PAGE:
WASHINGTON - The U.S. economy limped through the first quarter, growing a slender 0.6 percent as housing and credit problems forced people and businesses alike to hunker down.

The growth in the gross domestic product was reported yesterday by the Commerce Department. The GDP - the sum of all goods and services produced in the United States - is the broadest measure of the economy.

The pace of growth in the January-through-March quarter was the same as in the final three months of last year and means the economy, while sluggish, is not in a recession; it is still managing to grow, even if slightly. Economists typically define a recession as two straight quarters of contraction.

Many analysts had been predicting that GDP growth would be a bit weaker in the first quarter - just 0.5 percent. Earlier this year, some thought the economy would actually lurch into reverse during the opening quarter. Now, they say they believe that likely will happen during the current April-to-June period.

"The economy is weak, but not collapsing," said Lynn Reaser, chief economist at Bank of America Corp.'s Investment Strategies Group. "A recession can't be ruled out, although the stars are not lined up at this point to definitively say one way or the other."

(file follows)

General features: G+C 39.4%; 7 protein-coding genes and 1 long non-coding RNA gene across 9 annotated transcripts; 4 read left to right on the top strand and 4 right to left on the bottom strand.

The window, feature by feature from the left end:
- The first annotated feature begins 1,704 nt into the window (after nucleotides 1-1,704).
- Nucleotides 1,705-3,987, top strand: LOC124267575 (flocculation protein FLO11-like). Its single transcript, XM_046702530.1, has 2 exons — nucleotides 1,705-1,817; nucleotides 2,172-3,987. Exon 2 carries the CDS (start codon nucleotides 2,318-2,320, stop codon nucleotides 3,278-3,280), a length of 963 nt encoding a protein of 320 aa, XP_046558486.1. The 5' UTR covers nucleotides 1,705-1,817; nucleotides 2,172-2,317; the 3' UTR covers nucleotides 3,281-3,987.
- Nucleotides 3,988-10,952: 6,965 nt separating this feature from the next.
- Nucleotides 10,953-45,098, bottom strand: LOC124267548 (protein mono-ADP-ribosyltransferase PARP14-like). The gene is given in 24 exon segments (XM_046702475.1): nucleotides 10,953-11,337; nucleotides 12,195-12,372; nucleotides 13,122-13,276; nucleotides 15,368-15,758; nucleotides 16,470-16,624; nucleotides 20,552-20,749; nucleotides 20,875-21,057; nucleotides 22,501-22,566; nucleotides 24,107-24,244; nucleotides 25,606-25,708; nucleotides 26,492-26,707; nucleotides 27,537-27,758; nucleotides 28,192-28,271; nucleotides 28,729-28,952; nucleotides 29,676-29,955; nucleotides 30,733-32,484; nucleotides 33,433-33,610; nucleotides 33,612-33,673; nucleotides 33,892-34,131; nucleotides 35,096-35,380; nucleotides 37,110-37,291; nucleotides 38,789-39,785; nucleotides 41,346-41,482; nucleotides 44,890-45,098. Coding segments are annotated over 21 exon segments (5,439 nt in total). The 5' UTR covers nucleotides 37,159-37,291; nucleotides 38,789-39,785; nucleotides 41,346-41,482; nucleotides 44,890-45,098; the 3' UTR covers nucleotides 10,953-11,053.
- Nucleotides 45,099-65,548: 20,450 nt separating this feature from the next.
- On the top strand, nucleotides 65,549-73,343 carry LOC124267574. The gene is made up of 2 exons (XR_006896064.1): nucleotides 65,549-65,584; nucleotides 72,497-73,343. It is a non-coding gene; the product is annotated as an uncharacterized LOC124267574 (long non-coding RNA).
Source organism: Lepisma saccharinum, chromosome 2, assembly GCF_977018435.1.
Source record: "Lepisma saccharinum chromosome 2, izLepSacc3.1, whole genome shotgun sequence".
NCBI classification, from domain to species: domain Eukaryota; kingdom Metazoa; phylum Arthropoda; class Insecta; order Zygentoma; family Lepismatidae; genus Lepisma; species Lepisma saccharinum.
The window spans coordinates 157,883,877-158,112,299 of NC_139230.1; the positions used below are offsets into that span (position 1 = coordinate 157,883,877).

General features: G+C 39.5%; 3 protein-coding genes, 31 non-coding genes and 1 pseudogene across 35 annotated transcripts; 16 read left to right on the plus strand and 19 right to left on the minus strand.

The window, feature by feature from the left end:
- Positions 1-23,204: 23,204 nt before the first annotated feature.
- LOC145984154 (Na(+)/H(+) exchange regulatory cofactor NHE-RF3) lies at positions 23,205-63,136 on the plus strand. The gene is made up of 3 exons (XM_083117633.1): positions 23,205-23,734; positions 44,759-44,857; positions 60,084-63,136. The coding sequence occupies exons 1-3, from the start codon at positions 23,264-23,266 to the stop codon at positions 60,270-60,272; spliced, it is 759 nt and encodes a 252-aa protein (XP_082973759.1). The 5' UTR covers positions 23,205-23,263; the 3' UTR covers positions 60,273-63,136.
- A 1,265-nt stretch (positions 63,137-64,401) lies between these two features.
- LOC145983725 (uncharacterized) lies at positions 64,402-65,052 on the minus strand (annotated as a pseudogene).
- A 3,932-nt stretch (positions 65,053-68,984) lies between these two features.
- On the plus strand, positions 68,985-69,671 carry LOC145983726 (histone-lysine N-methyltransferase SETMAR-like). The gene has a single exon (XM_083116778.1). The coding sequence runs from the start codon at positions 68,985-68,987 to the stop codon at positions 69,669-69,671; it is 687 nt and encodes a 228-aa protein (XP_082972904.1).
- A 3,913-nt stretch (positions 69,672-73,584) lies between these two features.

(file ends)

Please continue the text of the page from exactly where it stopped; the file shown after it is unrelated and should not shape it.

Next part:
The housing situation turned bleaker in the first quarter, as record foreclosures dumped more unsold homes onto the market, adding to builders' headaches. Builders slashed spending on housing projects a whopping 26.7 percent, on an annualized basis, the most in 27 years. That was the biggest drag on the GDP.

Consumers - whose spending is vital to the country's economic health - turned much more cautious, also restraining overall economic growth in the first quarter. Their spending rose at just a 1 percent pace. That was down from a 2.3 percent growth rate at the end of last year and was the slowest since the second quarter of 2001, when the United States was suffering through its last recession.

Shoppers cut spending on items such as cars, furniture, household appliances, food and clothes.

Another report from the Labor Department yesterday showed that workers' compensation - including wages and benefits - grew 0.7 percent in the first quarter, the slowest pace in two years.